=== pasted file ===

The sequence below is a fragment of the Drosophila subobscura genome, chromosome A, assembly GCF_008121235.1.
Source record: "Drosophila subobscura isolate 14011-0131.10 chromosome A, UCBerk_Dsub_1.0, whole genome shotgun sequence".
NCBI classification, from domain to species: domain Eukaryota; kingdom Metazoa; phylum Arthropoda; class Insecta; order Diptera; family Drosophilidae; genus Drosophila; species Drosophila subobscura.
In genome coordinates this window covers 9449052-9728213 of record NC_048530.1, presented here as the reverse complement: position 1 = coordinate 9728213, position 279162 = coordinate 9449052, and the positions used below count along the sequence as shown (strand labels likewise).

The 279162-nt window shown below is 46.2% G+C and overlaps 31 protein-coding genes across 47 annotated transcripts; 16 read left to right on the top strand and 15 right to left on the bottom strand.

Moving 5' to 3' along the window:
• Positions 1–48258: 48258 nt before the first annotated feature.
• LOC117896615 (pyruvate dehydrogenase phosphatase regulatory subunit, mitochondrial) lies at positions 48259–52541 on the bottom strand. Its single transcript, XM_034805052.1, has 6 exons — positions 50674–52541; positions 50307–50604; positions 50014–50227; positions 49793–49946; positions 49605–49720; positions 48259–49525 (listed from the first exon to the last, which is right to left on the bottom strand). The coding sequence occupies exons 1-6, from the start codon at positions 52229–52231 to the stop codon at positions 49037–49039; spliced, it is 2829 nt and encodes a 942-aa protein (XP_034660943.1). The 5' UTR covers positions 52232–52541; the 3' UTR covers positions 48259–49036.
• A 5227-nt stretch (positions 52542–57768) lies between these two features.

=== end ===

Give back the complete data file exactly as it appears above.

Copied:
The sequence below is a fragment of the Drosophila subobscura genome, chromosome A, assembly GCF_008121235.1.
Source record: "Drosophila subobscura isolate 14011-0131.10 chromosome A, UCBerk_Dsub_1.0, whole genome shotgun sequence".
NCBI classification, from domain to species: domain Eukaryota; kingdom Metazoa; phylum Arthropoda; class Insecta; order Diptera; family Drosophilidae; genus Drosophila; species Drosophila subobscura.
In genome coordinates this window covers 9449052-9728213 of record NC_048530.1, presented here as the reverse complement: position 1 = coordinate 9728213, position 279162 = coordinate 9449052, and the positions used below count along the sequence as shown (strand labels likewise).

The 279162-nt window shown below is 46.2% G+C and overlaps 31 protein-coding genes across 47 annotated transcripts; 16 read left to right on the top strand and 15 right to left on the bottom strand.

Moving 5' to 3' along the window:
• Positions 1–48258: 48258 nt before the first annotated feature.
• LOC117896615 (pyruvate dehydrogenase phosphatase regulatory subunit, mitochondrial) lies at positions 48259–52541 on the bottom strand. Its single transcript, XM_034805052.1, has 6 exons — positions 50674–52541; positions 50307–50604; positions 50014–50227; positions 49793–49946; positions 49605–49720; positions 48259–49525 (listed from the first exon to the last, which is right to left on the bottom strand). The coding sequence occupies exons 1-6, from the start codon at positions 52229–52231 to the stop codon at positions 49037–49039; spliced, it is 2829 nt and encodes a 942-aa protein (XP_034660943.1). The 5' UTR covers positions 52232–52541; the 3' UTR covers positions 48259–49036.
• A 5227-nt stretch (positions 52542–57768) lies between these two features.